Lautenberg Amendment


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64 jeep
February 7, 2013, 12:50 PM
Hi everyone.
I see many of you are as concerned about this amendment as I am.
Time to write your elected Congressman, and Senators. I already have. The squeaky wheel gets greased.
Feel free to copy and paste this letter.

I request you to pass legislation to Repeal the Lautenberg Amendment
(section section 658 of Public Law 104-208 ) that Bill Clinton signed into
law back in 1996. It serves no purpose other than to create very thin and
questionable criteria to permanently ban citizens from their "Right to
Keep and Bear Arms".
Soldiers, police officers, and anyone who has been judged to have
committed a misdemeanor crime of domestic violence has incurred a lifetime
ban to own or possess firearms.
As you know, a misdemeanor crime of domestic violence need not involved a
physical crime, but a mere verbal exchange, with the punishment sometimes
being only a $10 fine. In many metro areas, a second phone call to a
house over a family altercation will result in the standard police
procedure of automatically arresting the male occupant, regardless of who
is at fault or whether any threats were made.
Just as bad, this legislation associates gun owners with "wife beaters" as
if the two are some how linked, which they are not. It is an intentional
slander to law abiding citizens, a breach of Constitutional freedoms, and a
hindrance to our military and law enforcement services. Many soldiers and
police officers have lost their jobs over their legal ban on carrying
weapons because of this dishonest law.
And I won't even bother going into its unconstitutional ex-post-facto
characteristics.
Next all Misdemeanor convictions will result in a lifetime gun ban.
If a Convicted Felon can have gun rights restore a person with a Misdemeanor conviction should have the same opportunity.

Sincerely

Please work to repeal the Lautenberg Amendment.

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locnload
February 8, 2013, 09:39 PM
Jeep, while I agree completely, I suspect that in todays climate, this will get nowhere. They will say things like "we need to be tightening laws on who can get guns, not adding wife beaters to the rolls of legal buyers".

Maybe if the same restrictions on gun ownership were extended to serving in elected or appointed public office, the political hacks would be a little more careful about the laws they dream up. Misdemeanor Domestic Abuse, sorry Senator, go get a job in the private sector. Convicted of corruption and bribery, no you can not say your sorry and run for another office. :D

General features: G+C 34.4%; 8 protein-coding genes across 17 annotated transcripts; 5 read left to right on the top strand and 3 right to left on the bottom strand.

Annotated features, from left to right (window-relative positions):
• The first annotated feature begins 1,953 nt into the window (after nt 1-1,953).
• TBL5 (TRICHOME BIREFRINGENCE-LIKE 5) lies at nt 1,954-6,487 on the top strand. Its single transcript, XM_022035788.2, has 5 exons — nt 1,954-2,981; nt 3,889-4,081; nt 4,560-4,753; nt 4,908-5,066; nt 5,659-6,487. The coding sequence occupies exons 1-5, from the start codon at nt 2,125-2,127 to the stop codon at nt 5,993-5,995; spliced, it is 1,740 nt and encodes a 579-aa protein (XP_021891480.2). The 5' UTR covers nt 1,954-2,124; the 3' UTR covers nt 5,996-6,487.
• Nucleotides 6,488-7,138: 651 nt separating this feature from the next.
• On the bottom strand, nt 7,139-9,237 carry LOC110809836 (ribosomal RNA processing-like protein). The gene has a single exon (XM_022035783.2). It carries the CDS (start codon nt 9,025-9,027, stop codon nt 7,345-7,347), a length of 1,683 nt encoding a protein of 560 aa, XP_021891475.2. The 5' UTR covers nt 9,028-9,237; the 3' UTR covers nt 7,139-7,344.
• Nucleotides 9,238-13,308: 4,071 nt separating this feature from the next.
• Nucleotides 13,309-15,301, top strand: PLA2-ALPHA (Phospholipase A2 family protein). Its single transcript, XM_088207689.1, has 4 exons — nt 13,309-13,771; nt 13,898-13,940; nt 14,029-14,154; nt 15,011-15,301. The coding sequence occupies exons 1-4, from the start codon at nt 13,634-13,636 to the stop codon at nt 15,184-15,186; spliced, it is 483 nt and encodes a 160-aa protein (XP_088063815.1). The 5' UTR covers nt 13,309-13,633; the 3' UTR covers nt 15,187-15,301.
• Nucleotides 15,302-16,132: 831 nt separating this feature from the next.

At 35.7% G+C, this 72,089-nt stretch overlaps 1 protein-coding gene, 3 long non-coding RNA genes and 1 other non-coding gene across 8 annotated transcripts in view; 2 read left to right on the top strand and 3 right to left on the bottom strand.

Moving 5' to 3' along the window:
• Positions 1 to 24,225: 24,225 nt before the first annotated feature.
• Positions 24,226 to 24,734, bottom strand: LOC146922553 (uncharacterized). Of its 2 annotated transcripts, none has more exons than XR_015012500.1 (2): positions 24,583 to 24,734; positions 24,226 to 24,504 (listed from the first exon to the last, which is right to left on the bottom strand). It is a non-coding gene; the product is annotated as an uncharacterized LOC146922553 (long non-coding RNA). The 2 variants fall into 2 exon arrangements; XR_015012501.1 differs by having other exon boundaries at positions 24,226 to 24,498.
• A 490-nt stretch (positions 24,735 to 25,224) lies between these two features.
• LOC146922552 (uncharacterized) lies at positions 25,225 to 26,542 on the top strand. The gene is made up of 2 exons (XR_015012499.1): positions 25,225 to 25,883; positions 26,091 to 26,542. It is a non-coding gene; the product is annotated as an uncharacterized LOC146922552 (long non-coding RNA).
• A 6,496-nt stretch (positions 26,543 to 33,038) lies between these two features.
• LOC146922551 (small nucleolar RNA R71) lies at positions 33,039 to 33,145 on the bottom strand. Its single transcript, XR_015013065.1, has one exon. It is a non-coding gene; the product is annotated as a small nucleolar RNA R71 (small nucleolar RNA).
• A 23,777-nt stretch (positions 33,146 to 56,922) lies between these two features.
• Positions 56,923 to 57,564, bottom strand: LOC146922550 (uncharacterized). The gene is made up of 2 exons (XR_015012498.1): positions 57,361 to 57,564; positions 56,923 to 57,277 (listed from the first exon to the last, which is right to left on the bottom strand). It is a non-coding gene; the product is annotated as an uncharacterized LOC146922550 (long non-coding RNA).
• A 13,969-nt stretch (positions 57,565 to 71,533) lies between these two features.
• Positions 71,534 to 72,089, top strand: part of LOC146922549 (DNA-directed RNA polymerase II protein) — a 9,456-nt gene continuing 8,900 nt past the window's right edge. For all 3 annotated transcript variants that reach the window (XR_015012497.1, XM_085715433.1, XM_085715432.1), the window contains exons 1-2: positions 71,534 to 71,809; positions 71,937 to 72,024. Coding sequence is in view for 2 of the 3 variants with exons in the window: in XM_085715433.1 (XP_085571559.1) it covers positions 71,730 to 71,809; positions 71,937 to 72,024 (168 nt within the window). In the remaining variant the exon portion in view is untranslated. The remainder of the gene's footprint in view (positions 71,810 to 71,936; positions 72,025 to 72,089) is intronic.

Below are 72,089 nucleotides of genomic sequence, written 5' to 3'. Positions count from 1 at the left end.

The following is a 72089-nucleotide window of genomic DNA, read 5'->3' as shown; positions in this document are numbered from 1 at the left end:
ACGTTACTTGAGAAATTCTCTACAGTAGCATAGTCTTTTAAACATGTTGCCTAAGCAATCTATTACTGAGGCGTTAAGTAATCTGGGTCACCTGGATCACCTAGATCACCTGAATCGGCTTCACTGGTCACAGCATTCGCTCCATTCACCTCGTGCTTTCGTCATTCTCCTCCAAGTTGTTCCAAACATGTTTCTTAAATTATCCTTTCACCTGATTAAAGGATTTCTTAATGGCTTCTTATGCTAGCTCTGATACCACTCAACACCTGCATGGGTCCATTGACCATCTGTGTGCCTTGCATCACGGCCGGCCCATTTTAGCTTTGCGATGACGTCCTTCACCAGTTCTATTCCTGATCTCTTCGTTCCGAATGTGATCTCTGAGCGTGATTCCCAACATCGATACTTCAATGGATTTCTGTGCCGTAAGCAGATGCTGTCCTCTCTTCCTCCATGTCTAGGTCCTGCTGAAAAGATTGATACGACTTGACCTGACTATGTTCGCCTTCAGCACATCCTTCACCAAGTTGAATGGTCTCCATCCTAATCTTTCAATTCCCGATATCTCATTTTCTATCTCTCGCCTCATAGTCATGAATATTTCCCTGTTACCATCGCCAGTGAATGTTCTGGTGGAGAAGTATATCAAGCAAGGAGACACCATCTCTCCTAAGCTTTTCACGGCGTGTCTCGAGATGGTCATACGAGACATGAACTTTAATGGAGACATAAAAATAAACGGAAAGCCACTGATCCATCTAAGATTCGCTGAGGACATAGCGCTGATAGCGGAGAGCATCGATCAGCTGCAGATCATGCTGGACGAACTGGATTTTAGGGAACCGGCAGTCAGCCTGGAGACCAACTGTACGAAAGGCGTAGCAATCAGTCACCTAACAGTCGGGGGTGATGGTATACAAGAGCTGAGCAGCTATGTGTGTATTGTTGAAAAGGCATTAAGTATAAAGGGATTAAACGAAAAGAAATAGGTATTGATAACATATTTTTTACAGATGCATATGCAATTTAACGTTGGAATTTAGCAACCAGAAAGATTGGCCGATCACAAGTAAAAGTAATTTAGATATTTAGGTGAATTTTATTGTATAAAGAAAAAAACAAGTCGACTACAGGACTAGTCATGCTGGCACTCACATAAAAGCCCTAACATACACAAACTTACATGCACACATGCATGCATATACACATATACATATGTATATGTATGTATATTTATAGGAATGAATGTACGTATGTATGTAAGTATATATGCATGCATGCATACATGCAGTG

mljdeckard
February 8, 2013, 09:44 PM
You will find no love for the Lautenberg Amendment here.

But do you think this is the right time for this fight, with the .gov currently trying to get new legislation through?

JERRY
February 8, 2013, 09:54 PM
its the only misdemeanor that strips away your 2nd amendment rights.

mljdeckard
February 8, 2013, 10:14 PM
Still....NOW?

Still Shooting
February 8, 2013, 10:16 PM
I have an ex-wife who over 11 years siphoned off $50K from our joint accounts, and intercepted/cashed 2 checks for $10K each issued to me from my father's estate. She had hidden the money away in personal accounts I wasn't supposed to discover, but I did. I left her on account of this, and other similar actions. She filed 2 bogus Petitions for Incarceration based on New Jersey's errors in posting my child support payments, and lies she told about my payments for our daughter's health insurance. She filed 9 more Petitions claiming I owed her money, all dismissed when I produced documents to the contrary, including some written in her own hand. She kept the divorce proceeding going for 3 years. If this law had been in effect at the time, I have NO DOUBT that Her Vindictive Highness would have claimed some form of domestic abuse, only to deprive me of my firearms for the rest of my life.

Any of us who are married could face the same situation in the event the marriage "comes apart". Bad Law!

mljdeckard
February 8, 2013, 10:30 PM
Right. Nobody likes it. I had to tread lightly in my divorce. We get it. But......NOW?

Milamber
February 8, 2013, 10:51 PM
I don't see why not now. We need to fight for the second amendment to stand for and be interpreted as it was written. Shall not be infringed. I see no creveats.

This amendment makes a victim of everyone convicted of this ludicrous misdemeanor. If the cops feel it was a physical assault or threat that would warrant removing firearms from the so called aggressor, charge it as a felony.

You can pick up this lifetime firearm ban for arguing in a parking lot with a girl or boyfriend when you are young dumb and naive. Then never ever see that person again. But not be able to defend your beloved wife and children twenty years latter in a home invasion. This law is heinous and needs repealing. I have copied and sent your letter sir.

mljdeckard
February 8, 2013, 11:05 PM
How's this for a reason why not.

It could be used as a bargaining chip in the real fight. "We'll ease up on Lautenberg, and give you nationwide reciprocity for CCW, if you will give us universal background checks and capacity limits." See how this works?